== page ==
Nuclear technology is more than just technology. It is the fruit of the most advanced science and technology. It also requires high standards of policymaking and global cooperation for benefiting the technology. As part of the fifth annual Nuclear Nonproliferation Education and Research Center (NEREC) Summer Fellows Program at KAIST, 24 students from 15 countries participated in six-week intensive education and training program. NEREC is the only university-based center dedicated to nuclear nonproliferation education and research established in 2014. The program, which provides multidisciplinary lectures and seminars on nuclear technology and policy as well as international relations, was designed to nurture global nuclear technology experts well equipped in three areas: in-depth knowledge of technology, applicability gained from sound policy building, and negotiating for international cooperation. It now has grown into the most popular summer program at KAIST. During the program from July 6 to August 18, participants were able to engage in enriching and stimulating learning experiences in tandem with policies and technology for the utilization and provision of peaceful and safe nuclear technology. Participating fellows also had to conduct a group research project on a given topic. This year, they explored nuclear nonproliferation issues in relation to nuclear exports and brainstormed some recommendations for current policy. They presented their outcomes at the 2018 NEREC Conference on Nuclear Nonproliferation. After intensive lecture sessions and group research work, the fellows went off to key policy think-tanks, nuclear research institutes, and research power facilities in Korea, Japan, and China. “NEREC emphasizes nuclear nonproliferation issues related to civilian nuclear power and the associated nuclear fuel cycle development from the point of technology users. I am very glad that the number of participants are increasing year by year,” said the Director of NEREC Man-Sung Yim, a professor in the Department of Nuclear and Quantum Engineering. Participants’ majors vary from nuclear engineering to international relations to economics. The fellows divided into two groups of graduate and undergraduate courses. They expressed their deep satisfactory in the multidisciplinary lectures by scholars from KAIST, Seoul National University, and Korea National Defense University. Many participants reported that they learned a lot, not only about policy and international relations but on the research they are conducting and what the key issues will be in dealing for producing meaningful research work. Moad Aldbissi from the KTH Royal Institute of Technology is one of the students who shared the same view. He said, “Coming from a technical background in nuclear engineering, I managed to learn a lot about nuclear policy and international relations. The importance of integrating the technical and political fields became even clearer.” Most students concurred that they recognized how important it was to make international collaboration in this powerful field for each country through this program. “As an engineering student, I just approached this program like an empty glass in policy areas. While working with colleagues during the program, I came to understand how important it is to make cooperation in these fields for the better result of national development and international relations,” said Thanataon Pornphatdetaudom from the Tokyo Institute of Technology. To Director Yim, this program is becoming well positioned to educate nuclear policy experts in a number of countries of strategic importance. He believes the continuous supply of these experts will contribute to promoting global nuclear nonproliferation and the peaceful use of nuclear energy while the use of nuclear technology continues.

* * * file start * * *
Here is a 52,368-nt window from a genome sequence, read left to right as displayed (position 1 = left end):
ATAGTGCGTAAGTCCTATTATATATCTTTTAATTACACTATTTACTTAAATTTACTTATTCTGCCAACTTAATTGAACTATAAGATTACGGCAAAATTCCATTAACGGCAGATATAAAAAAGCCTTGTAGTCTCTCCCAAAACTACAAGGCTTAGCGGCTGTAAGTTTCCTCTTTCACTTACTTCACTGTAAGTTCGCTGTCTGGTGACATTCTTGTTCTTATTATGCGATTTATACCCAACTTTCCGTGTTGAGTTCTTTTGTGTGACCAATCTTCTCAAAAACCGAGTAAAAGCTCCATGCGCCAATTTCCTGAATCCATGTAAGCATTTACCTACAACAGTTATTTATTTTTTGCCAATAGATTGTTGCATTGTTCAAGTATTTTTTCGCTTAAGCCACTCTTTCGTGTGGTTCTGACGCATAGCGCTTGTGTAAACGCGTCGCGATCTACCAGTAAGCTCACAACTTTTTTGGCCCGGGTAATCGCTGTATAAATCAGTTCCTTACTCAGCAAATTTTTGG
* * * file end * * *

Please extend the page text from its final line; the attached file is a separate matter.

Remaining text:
ICISTS 2018: Presence of the Wall, Constraint or Control